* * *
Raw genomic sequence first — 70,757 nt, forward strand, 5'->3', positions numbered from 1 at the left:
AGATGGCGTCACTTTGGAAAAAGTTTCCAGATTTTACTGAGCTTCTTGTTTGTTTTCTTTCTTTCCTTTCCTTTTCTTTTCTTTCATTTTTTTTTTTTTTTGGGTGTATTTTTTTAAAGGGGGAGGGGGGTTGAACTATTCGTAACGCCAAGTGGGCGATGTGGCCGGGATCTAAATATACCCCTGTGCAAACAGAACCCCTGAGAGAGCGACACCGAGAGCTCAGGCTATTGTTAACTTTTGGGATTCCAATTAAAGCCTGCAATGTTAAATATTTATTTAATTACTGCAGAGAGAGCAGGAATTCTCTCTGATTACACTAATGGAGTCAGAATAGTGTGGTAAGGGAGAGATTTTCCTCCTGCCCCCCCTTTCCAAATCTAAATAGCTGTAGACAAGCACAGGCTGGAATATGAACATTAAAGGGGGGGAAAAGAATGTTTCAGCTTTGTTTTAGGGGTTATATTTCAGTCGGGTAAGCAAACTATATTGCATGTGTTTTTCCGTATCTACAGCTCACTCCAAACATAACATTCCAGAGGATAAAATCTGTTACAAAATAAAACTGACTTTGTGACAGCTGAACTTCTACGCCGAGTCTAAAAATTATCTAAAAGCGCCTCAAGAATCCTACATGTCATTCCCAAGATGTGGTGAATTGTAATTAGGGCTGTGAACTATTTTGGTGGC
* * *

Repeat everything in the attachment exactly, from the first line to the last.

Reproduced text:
Raw genomic sequence first — 70,757 nt, forward strand, 5'->3', positions numbered from 1 at the left:
AGATGGCGTCACTTTGGAAAAAGTTTCCAGATTTTACTGAGCTTCTTGTTTGTTTTCTTTCTTTCCTTTCCTTTTCTTTTCTTTCATTTTTTTTTTTTTTTGGGTGTATTTTTTTAAAGGGGGAGGGGGGTTGAACTATTCGTAACGCCAAGTGGGCGATGTGGCCGGGATCTAAATATACCCCTGTGCAAACAGAACCCCTGAGAGAGCGACACCGAGAGCTCAGGCTATTGTTAACTTTTGGGATTCCAATTAAAGCCTGCAATGTTAAATATTTATTTAATTACTGCAGAGAGAGCAGGAATTCTCTCTGATTACACTAATGGAGTCAGAATAGTGTGGTAAGGGAGAGATTTTCCTCCTGCCCCCCCTTTCCAAATCTAAATAGCTGTAGACAAGCACAGGCTGGAATATGAACATTAAAGGGGGGGAAAAGAATGTTTCAGCTTTGTTTTAGGGGTTATATTTCAGTCGGGTAAGCAAACTATATTGCATGTGTTTTTCCGTATCTACAGCTCACTCCAAACATAACATTCCAGAGGATAAAATCTGTTACAAAATAAAACTGACTTTGTGACAGCTGAACTTCTACGCCGAGTCTAAAAATTATCTAAAAGCGCCTCAAGAATCCTACATGTCATTCCCAAGATGTGGTGAATTGTAATTAGGGCTGTGAACTATTTTGGTGGC